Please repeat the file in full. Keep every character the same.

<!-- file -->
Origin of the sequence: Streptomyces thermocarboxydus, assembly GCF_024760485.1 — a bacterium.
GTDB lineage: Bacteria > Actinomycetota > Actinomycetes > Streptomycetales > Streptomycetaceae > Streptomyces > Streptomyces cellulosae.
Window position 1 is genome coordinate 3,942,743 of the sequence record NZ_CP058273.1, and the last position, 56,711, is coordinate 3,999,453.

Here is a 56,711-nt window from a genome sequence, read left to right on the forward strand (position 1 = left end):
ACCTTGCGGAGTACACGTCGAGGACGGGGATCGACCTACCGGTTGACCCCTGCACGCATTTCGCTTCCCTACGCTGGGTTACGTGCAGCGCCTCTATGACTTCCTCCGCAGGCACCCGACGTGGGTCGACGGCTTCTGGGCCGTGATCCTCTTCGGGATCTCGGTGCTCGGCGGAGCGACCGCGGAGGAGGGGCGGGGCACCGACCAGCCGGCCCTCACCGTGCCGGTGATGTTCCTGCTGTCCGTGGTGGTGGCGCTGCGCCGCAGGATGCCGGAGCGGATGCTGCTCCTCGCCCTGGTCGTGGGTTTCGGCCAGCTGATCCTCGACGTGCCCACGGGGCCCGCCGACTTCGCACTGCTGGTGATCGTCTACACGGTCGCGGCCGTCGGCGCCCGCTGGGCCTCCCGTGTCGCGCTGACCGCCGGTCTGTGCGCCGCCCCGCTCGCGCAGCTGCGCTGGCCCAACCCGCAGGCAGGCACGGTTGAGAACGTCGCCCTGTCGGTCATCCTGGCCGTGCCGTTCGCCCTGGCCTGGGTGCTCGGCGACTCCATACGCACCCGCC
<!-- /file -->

Origin of the sequence: Streptomyces thermocarboxydus, assembly GCF_024760485.1 — a bacterium.
GTDB lineage: Bacteria > Actinomycetota > Actinomycetes > Streptomycetales > Streptomycetaceae > Streptomyces > Streptomyces cellulosae.
Window position 1 is genome coordinate 3,942,743 of the sequence record NZ_CP058273.1, and the last position, 56,711, is coordinate 3,999,453.

Here is a 56,711-nt window from a genome sequence, read left to right on the forward strand (position 1 = left end):
ACCTTGCGGAGTACACGTCGAGGACGGGGATCGACCTACCGGTTGACCCCTGCACGCATTTCGCTTCCCTACGCTGGGTTACGTGCAGCGCCTCTATGACTTCCTCCGCAGGCACCCGACGTGGGTCGACGGCTTCTGGGCCGTGATCCTCTTCGGGATCTCGGTGCTCGGCGGAGCGACCGCGGAGGAGGGGCGGGGCACCGACCAGCCGGCCCTCACCGTGCCGGTGATGTTCCTGCTGTCCGTGGTGGTGGCGCTGCGCCGCAGGATGCCGGAGCGGATGCTGCTCCTCGCCCTGGTCGTGGGTTTCGGCCAGCTGATCCTCGACGTGCCCACGGGGCCCGCCGACTTCGCACTGCTGGTGATCGTCTACACGGTCGCGGCCGTCGGCGCCCGCTGGGCCTCCCGTGTCGCGCTGACCGCCGGTCTGTGCGCCGCCCCGCTCGCGCAGCTGCGCTGGCCCAACCCGCAGGCAGGCACGGTTGAGAACGTCGCCCTGTCGGTCATCCTGGCCGTGCCGTTCGCCCTGGCCTGGGTGCTCGGCGACTCCATACGCACCCGCC